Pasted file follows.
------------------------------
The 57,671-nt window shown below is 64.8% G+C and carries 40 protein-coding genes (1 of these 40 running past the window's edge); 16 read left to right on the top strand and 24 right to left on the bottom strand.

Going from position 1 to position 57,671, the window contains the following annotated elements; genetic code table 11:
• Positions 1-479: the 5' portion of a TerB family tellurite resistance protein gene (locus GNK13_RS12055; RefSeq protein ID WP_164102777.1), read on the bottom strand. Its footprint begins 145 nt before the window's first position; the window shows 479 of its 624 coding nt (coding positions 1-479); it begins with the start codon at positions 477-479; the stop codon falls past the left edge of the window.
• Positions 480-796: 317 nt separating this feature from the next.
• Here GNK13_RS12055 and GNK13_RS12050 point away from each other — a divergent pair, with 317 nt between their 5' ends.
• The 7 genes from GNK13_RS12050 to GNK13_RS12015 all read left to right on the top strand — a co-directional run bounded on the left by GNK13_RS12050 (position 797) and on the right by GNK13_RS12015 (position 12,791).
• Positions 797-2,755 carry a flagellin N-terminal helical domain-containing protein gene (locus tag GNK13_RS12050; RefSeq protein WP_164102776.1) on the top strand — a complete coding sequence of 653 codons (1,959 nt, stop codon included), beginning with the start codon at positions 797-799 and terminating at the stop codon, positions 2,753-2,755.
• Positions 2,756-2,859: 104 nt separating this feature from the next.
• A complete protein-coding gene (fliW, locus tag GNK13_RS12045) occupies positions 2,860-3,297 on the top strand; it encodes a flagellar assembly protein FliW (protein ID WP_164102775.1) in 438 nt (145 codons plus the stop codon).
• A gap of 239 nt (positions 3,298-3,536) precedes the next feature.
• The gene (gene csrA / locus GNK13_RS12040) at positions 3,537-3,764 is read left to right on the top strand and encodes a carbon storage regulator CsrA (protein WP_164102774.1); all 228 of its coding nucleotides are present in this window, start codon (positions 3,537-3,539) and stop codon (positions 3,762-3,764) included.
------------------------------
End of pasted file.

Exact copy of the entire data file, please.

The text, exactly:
The 57,671-nt window shown below is 64.8% G+C and carries 40 protein-coding genes (1 of these 40 running past the window's edge); 16 read left to right on the top strand and 24 right to left on the bottom strand.

Going from position 1 to position 57,671, the window contains the following annotated elements; genetic code table 11:
• Positions 1-479: the 5' portion of a TerB family tellurite resistance protein gene (locus GNK13_RS12055; RefSeq protein ID WP_164102777.1), read on the bottom strand. Its footprint begins 145 nt before the window's first position; the window shows 479 of its 624 coding nt (coding positions 1-479); it begins with the start codon at positions 477-479; the stop codon falls past the left edge of the window.
• Positions 480-796: 317 nt separating this feature from the next.
• Here GNK13_RS12055 and GNK13_RS12050 point away from each other — a divergent pair, with 317 nt between their 5' ends.
• The 7 genes from GNK13_RS12050 to GNK13_RS12015 all read left to right on the top strand — a co-directional run bounded on the left by GNK13_RS12050 (position 797) and on the right by GNK13_RS12015 (position 12,791).
• Positions 797-2,755 carry a flagellin N-terminal helical domain-containing protein gene (locus tag GNK13_RS12050; RefSeq protein WP_164102776.1) on the top strand — a complete coding sequence of 653 codons (1,959 nt, stop codon included), beginning with the start codon at positions 797-799 and terminating at the stop codon, positions 2,753-2,755.
• Positions 2,756-2,859: 104 nt separating this feature from the next.
• A complete protein-coding gene (fliW, locus tag GNK13_RS12045) occupies positions 2,860-3,297 on the top strand; it encodes a flagellar assembly protein FliW (protein ID WP_164102775.1) in 438 nt (145 codons plus the stop codon).
• A gap of 239 nt (positions 3,298-3,536) precedes the next feature.
• The gene (gene csrA / locus GNK13_RS12040) at positions 3,537-3,764 is read left to right on the top strand and encodes a carbon storage regulator CsrA (protein WP_164102774.1); all 228 of its coding nucleotides are present in this window, start codon (positions 3,537-3,539) and stop codon (positions 3,762-3,764) included.